Memory is a dynamical phenomenon, from the moment of encoding to retrieval. As shown in the mammalian brain, after encoding labile memories undergo consolidation, that is, they stabilize over time first in the hippocampus before being transferred to the neocortex for long-term storage (Battaglia et al., 2011, Frankland and Bontempi, 2005). In 1989, Gyorgy Buzsaki proposed the twostage model of memory consolidation, where each sequential phase of memory (encoding and consolidation) is related to different internal brain states (Buzsaki, 1989). Encoding would occur during awake hippocampal theta oscillations (5-10 Hz), and consolidation during slow wave sleep, involving reactivations that occur during hippocampal 200 Hz oscillations called the sharp-waves- ripples complexes (SPW-Rs). These reactivations are supposed to be the neuronal mechanism for the consolidation of the memory trace and its transfer to the cortex.
During a previous Post-Doc, Karim Benchenane has provided further results that validate and extend several of these hypotheses. First, he extended the two-stage memory consolidation theory (that was proposed in the sole hippocampus) to the hippocampal-prefrontal network and provided findings supporting the involvement of dopamine in these processes (Benchenane et al., 2010). Second, he identified the causal role of SPW-Rs in memory consolidation by showing that their selective suppression, during sleep following a spatial task, impaired learning (Girardeau et al., 2009). Altogether these results support the role of ripples and reactivation on memory consolidation and suggest a tight link between the reward dopaminergic system and these reactivation processes.
Recently, a more global picture shows that sleep reactivations occur in a coordinate fashion in a brain network including the hippocampus, the cortex and the thalamus. Moreover besides its role in memory consolidation, the coordination in brain rhythms associated with sleep reactivation has been shown to perturbed in model of neuropsychiatric diseases (Phillips et al., 2012). The aim of the team "Memory, Oscillations and Brain states" is to further develop innovative methodologies such as those used in Karim Benchenane's previous publications and to study the role of sleep in memory processes, the regulatory mechanisms of the coordination of oscillatory patterns among brain structures and test the hypothesis that a chronic deregulation of this coordinated network could lead to neuropsychiatric disorders.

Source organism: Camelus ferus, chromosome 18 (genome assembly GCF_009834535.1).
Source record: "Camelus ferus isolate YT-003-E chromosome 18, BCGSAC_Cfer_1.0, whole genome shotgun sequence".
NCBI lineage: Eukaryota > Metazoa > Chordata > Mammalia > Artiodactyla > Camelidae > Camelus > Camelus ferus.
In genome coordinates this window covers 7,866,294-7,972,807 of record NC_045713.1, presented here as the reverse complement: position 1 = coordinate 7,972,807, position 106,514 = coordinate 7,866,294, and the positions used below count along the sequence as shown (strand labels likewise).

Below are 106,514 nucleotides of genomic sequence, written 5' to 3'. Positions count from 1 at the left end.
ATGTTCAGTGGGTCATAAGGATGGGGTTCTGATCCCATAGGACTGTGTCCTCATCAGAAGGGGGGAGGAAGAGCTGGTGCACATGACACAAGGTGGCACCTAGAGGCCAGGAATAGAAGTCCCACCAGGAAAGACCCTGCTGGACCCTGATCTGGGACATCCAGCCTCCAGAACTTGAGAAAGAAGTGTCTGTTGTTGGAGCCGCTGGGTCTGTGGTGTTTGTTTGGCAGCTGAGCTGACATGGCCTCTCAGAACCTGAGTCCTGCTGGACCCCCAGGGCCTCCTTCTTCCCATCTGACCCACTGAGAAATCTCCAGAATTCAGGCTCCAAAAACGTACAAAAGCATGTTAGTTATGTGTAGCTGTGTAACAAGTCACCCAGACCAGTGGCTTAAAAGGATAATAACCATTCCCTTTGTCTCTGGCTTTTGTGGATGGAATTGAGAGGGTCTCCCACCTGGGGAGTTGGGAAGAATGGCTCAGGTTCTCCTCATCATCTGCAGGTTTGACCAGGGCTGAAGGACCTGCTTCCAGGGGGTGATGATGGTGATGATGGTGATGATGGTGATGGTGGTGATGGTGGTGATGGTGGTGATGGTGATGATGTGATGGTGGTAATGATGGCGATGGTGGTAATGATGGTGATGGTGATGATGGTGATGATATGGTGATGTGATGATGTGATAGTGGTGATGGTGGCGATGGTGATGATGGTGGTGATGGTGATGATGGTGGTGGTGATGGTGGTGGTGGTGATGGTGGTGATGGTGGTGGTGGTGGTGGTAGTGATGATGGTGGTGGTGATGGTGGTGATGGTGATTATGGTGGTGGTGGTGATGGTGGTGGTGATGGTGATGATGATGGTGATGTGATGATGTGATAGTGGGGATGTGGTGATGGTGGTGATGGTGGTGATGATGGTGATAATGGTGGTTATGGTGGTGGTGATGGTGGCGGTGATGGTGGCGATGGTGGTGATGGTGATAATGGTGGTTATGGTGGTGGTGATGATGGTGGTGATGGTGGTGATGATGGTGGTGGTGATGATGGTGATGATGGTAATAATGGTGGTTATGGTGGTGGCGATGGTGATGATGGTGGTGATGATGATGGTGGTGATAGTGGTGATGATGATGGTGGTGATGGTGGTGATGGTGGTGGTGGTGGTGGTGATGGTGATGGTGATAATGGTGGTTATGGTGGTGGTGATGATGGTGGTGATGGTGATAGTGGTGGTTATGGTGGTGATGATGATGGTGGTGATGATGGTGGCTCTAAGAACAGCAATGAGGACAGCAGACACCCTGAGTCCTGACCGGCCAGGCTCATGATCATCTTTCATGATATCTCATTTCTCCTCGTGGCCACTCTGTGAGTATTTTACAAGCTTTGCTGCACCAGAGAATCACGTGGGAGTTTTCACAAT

First the team will develop a new brain-computer interface to test whether it is possible to create a new artificial spatial memory during sleep. Secondly, the MOBs team will study sleep reactivations in different auditory-related memory tasks that have the great advantage to span all the different forms of memory (sensory memory, short- and long-term memory, declarative/explicit and non-declarative/implicit memory). Finally, the MOBs team will investigate the mechanisms of the coordination between hippocampal and thalamo-cortical oscillations during sleep normal sleep and in pathological situations mimicking neuropsychiatric diseases in rodents.
Altogether, this project will provide new information about the role of sleep oscillatory patterns on memory processes and how their modification impacts cognitive capabilities in pathological situations.